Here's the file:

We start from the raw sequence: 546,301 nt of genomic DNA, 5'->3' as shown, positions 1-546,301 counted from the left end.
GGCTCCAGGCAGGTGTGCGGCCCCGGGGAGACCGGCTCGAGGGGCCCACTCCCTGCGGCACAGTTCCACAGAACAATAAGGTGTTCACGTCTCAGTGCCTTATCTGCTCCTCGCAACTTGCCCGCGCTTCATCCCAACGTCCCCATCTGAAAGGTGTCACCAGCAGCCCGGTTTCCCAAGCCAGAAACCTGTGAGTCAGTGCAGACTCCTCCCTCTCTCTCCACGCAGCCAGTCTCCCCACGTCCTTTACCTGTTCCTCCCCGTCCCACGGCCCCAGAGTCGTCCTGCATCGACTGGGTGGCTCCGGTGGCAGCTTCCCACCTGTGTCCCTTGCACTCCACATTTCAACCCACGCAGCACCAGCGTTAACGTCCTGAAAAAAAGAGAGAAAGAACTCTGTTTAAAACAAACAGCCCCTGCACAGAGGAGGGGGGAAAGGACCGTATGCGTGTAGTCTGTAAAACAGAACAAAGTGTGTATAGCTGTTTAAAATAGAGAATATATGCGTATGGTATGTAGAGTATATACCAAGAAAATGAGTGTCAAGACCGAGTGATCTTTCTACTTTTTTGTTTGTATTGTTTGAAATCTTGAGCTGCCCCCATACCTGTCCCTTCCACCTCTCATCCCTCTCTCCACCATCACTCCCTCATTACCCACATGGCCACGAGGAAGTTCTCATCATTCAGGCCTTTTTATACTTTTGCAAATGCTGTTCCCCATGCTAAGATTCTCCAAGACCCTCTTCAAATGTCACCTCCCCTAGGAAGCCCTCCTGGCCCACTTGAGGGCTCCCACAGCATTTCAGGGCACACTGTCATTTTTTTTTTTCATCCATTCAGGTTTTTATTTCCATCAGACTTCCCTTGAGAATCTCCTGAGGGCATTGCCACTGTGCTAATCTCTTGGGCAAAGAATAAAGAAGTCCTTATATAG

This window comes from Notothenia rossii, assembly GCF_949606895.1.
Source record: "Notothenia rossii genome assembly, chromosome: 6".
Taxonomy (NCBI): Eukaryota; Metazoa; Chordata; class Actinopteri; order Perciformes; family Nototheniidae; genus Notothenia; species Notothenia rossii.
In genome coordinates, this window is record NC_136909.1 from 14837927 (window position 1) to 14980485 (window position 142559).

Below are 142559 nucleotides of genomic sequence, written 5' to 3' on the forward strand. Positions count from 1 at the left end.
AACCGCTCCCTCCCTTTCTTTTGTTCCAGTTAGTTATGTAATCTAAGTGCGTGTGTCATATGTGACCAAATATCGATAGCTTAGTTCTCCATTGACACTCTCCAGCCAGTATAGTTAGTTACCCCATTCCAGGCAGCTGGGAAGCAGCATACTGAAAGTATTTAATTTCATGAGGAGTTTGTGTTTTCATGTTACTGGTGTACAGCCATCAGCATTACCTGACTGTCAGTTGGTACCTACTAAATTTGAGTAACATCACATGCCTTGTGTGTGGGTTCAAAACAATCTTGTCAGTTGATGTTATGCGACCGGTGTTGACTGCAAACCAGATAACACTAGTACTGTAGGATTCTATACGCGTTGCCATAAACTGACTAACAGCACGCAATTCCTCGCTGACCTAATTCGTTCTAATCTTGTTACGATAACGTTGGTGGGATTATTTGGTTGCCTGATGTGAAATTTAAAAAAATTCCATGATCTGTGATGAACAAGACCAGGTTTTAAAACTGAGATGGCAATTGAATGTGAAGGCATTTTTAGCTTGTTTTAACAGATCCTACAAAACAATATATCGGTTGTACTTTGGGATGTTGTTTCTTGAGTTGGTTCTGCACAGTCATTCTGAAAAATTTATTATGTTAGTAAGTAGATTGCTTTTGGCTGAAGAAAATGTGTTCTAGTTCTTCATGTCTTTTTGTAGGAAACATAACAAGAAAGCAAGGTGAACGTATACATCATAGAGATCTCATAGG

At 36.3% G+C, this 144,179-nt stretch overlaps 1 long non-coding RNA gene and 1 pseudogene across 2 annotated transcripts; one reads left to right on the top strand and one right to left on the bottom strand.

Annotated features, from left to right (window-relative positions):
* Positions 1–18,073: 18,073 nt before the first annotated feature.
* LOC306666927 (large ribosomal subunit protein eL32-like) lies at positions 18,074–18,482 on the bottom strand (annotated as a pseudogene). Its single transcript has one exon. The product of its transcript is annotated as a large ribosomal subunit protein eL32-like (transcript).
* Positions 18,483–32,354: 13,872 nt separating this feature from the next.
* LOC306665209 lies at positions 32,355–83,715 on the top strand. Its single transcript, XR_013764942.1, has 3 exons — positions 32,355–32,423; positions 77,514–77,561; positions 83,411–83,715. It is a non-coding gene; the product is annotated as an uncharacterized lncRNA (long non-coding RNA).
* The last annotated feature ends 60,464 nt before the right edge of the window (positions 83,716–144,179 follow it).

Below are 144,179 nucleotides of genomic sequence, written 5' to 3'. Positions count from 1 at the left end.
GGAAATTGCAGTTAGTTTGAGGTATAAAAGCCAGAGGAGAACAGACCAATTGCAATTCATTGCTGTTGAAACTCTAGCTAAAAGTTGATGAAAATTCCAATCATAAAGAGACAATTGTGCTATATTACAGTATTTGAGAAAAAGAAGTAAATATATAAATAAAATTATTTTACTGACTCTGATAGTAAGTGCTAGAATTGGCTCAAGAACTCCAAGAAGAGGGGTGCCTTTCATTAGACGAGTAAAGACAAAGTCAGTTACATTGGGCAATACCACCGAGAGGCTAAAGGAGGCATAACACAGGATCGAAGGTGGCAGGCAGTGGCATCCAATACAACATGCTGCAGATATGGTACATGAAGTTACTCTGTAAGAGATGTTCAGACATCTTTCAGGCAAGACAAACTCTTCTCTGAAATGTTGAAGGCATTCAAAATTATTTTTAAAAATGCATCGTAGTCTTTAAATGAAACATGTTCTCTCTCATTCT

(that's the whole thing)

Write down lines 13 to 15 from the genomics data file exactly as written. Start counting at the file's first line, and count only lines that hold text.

* Positions 18,483–32,354: 13,872 nt separating this feature from the next.
* LOC306665209 lies at positions 32,355–83,715 on the top strand. Its single transcript, XR_013764942.1, has 3 exons — positions 32,355–32,423; positions 77,514–77,561; positions 83,411–83,715. It is a non-coding gene; the product is annotated as an uncharacterized lncRNA (long non-coding RNA).
* The last annotated feature ends 60,464 nt before the right edge of the window (positions 83,716–144,179 follow it).